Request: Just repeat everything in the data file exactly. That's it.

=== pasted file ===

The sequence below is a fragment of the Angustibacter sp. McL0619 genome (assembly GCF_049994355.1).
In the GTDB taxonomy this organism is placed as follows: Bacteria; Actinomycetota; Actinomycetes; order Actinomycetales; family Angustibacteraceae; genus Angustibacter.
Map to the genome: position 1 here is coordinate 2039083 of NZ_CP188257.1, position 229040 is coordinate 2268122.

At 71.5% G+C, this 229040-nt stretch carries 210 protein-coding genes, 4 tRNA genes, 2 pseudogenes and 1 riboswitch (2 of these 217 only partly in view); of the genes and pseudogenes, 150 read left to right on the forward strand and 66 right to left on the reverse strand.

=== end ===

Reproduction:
The sequence below is a fragment of the Angustibacter sp. McL0619 genome (assembly GCF_049994355.1).
In the GTDB taxonomy this organism is placed as follows: Bacteria; Actinomycetota; Actinomycetes; order Actinomycetales; family Angustibacteraceae; genus Angustibacter.
Map to the genome: position 1 here is coordinate 2039083 of NZ_CP188257.1, position 229040 is coordinate 2268122.

At 71.5% G+C, this 229040-nt stretch carries 210 protein-coding genes, 4 tRNA genes, 2 pseudogenes and 1 riboswitch (2 of these 217 only partly in view); of the genes and pseudogenes, 150 read left to right on the forward strand and 66 right to left on the reverse strand.